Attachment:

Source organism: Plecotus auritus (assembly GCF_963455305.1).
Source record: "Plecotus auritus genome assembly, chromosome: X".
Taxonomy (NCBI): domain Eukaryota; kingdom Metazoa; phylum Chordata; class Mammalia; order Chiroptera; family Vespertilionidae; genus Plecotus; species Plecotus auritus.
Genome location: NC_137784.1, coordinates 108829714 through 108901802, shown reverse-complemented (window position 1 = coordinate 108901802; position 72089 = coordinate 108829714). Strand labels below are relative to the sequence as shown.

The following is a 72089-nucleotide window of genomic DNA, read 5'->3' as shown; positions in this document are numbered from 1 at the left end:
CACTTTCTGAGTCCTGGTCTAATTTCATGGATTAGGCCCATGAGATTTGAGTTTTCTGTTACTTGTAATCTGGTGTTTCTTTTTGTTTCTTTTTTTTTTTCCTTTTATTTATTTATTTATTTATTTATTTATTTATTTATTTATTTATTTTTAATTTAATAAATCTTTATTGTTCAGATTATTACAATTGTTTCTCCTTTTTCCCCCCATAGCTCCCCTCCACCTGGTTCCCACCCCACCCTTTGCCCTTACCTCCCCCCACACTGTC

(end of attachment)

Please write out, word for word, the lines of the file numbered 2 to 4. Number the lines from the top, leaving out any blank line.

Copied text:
Source record: "Plecotus auritus genome assembly, chromosome: X".
Taxonomy (NCBI): domain Eukaryota; kingdom Metazoa; phylum Chordata; class Mammalia; order Chiroptera; family Vespertilionidae; genus Plecotus; species Plecotus auritus.
Genome location: NC_137784.1, coordinates 108829714 through 108901802, shown reverse-complemented (window position 1 = coordinate 108901802; position 72089 = coordinate 108829714). Strand labels below are relative to the sequence as shown.